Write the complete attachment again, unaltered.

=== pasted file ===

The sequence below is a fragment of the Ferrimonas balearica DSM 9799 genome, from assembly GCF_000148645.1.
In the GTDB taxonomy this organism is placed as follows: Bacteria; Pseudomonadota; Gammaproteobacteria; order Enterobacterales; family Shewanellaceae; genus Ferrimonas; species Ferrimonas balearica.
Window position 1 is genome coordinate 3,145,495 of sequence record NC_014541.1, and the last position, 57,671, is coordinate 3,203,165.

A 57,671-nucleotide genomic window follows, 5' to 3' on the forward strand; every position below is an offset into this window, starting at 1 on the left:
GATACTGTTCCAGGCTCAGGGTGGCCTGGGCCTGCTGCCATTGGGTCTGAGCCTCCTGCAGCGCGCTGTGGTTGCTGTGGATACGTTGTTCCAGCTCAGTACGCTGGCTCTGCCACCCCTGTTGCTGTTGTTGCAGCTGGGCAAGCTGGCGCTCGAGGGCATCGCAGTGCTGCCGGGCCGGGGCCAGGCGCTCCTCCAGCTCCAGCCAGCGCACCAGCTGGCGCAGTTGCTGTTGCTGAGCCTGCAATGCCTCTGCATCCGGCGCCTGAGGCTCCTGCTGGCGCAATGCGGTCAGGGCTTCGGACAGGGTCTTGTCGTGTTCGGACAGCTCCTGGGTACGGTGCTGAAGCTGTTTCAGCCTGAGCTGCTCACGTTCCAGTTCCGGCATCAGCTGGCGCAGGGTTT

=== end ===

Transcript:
The sequence below is a fragment of the Ferrimonas balearica DSM 9799 genome, from assembly GCF_000148645.1.
In the GTDB taxonomy this organism is placed as follows: Bacteria; Pseudomonadota; Gammaproteobacteria; order Enterobacterales; family Shewanellaceae; genus Ferrimonas; species Ferrimonas balearica.
Window position 1 is genome coordinate 3,145,495 of sequence record NC_014541.1, and the last position, 57,671, is coordinate 3,203,165.

A 57,671-nucleotide genomic window follows, 5' to 3' on the forward strand; every position below is an offset into this window, starting at 1 on the left:
GATACTGTTCCAGGCTCAGGGTGGCCTGGGCCTGCTGCCATTGGGTCTGAGCCTCCTGCAGCGCGCTGTGGTTGCTGTGGATACGTTGTTCCAGCTCAGTACGCTGGCTCTGCCACCCCTGTTGCTGTTGTTGCAGCTGGGCAAGCTGGCGCTCGAGGGCATCGCAGTGCTGCCGGGCCGGGGCCAGGCGCTCCTCCAGCTCCAGCCAGCGCACCAGCTGGCGCAGTTGCTGTTGCTGAGCCTGCAATGCCTCTGCATCCGGCGCCTGAGGCTCCTGCTGGCGCAATGCGGTCAGGGCTTCGGACAGGGTCTTGTCGTGTTCGGACAGCTCCTGGGTACGGTGCTGAAGCTGTTTCAGCCTGAGCTGCTCACGTTCCAGTTCCGGCATCAGCTGGCGCAGGGTTT